What Happened When I Stopped Shopping Fast Fashion For One Year

Yep, you read that right. Last year right after Christmas I decided that I wanted to see what would happen if I stopped shopping fast fashion, aka non-ethically/sustainably produced fashion for an entire year. 

A part of me just wanted to test myself, because I love a good challenge, while the other part of me was really worried that I wouldn't be able to do it. After getting an MPH in Global Health I knew that there was so much more to becoming a conscious consumer than just paying attention to where my food was coming from, and after I switched over my skincare to safe-products I knew that I was ready for that next step - my clothing. 

how i got started

I started by just educating myself on our fast-fashion industry. I knew that we no longer were living in a fashion cycle with only four seasons, but I had no idea that fast-fashion now existed on a 52 season model. Meaning that you as a consumer could purchase something new every single week. 

So did that mean that enough people were purchasing all the clothing in stores each week to make room for the new clothing? And how big were their closets if that was the case? The answer is, absolutely not. To make room for the "new seasons" many fast-fashion retailers have been known to destroy and discard the previous "seasons" clothing to make room for the new week. 

I also began to educate myself on the occupational health hazards associated with the fashion industry (which were very similar to the food industry), and the various ways in which the fast-fashion industry was impacting the environment

As someone who #1 is an environmentalist, #2 is a global health professional and #3 is a passionate humanitarian I knew that the moment I had this information I wouldn't be able to look back. That is just how my mind works, for better or for worse. 

So What Happened When I Stopped Shopping Fast Fashion For One Year

I am going to take the time to share with you more of the educational information I have learned since I began this journey and started working with sustainable fashion retailers to help change the global health implications of our fast-fashion industry.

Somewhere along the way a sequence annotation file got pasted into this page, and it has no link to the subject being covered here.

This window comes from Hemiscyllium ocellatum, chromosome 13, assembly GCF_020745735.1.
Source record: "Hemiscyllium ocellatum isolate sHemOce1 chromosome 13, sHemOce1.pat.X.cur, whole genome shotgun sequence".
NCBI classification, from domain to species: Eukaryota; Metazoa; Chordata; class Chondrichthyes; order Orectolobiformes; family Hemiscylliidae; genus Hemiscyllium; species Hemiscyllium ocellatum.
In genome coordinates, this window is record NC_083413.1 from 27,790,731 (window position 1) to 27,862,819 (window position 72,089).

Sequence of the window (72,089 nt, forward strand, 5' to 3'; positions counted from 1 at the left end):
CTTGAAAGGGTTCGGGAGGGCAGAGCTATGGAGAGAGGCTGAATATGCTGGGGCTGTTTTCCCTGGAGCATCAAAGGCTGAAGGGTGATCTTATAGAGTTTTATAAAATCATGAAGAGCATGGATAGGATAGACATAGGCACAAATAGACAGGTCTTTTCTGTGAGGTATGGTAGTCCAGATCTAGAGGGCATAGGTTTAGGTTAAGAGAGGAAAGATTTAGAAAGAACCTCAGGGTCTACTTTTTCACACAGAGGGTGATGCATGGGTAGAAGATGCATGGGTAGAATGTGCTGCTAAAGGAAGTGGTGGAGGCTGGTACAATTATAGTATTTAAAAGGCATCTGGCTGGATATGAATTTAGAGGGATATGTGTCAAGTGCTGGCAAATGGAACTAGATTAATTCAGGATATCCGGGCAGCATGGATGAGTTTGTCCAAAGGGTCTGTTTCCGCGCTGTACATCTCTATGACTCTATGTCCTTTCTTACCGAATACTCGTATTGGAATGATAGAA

But for now I want to just share with you a few of the things that happened to me personally when I stopped shopping fast-fashion. Maybe after hearing my story you will become inspired to do a fast-fashion detox of your own.

Creating a minimalist capsule wardrobe filled with clothes I love

I created an edited wardrobe filled with clothes I loved

Once I decided that I was going to stop shopping fast-fashion for at least one year I knew that I was going to need to have a game plan. Your initial reaction when you begin down this path is to throw out all your "fast-fashion" clothes, but that actually would be far more wasteful than helpful. The damage has been done, now the goal is to increase the lifespan of that "fast-fashion" item for as long as possible.

So I went into my closet and did an immediate hard-edit of all the clothes I had.

I literally pulled everything out of my closet and bureau and made three piles.

  • Clothes I wear all the time

  • Clothes I wear occasionally

  • Clothes that can be sold

Note: I do not donate my clothes except for very specific occasions, which I will discuss at another time because that is a whole post of its own.

what happened when I stopped shopping fast fashion for one year - minimalist wardrobe, slow fashion, ethical fashion

I placed the clothes that I would sell online (I use poshmark, you can check out my closet here) in a large bin, and then put the rest of my clothes back in my closet with the goal of doing the same edit again every three months until I only owned 80% clothes that I would wear frequently and 20% clothes that were fun and for special occasions. 

i discovered incredible sustainable/ethical-fashion designers

Once I opened my eyes to the world that is sustainable fashion I discovered that there are so many amazing small (and large) brands and individuals doing incredible things and making absolutely beautiful clothing. 

Some of these designers were totally out of my budget, the way other fast-fashion designers had been as well, but others were about the same price as some of my previous favorite brands like anthropologie, free-people, and madewell. 

For the brands the were out of reach, I started looking for them on second-hand sites like poshmark, tradesy, or threadup to see if I could snag a good deal!

sustainable fashion, eco-friendly fashion, slow fashion, ethical fashion

Some Of My Favorite Brands Now Are:

i spent more time doing the things i love, with the people i love

While I was never a big "shopper" per say, I definitely would use shopping to take up time with the people I love or to make me feel better if I was having a bad day. 

For instance, if friends came into town, or if I spent the day with my Mom a lot of the time we would do a little shopping, in addition to something else that was active or food related. 

I would plan more outdoor adventures with my friends/family, would do more coffee dates with my sister, take more walks or go for runs with friends, and go paddle boarding more in the summer.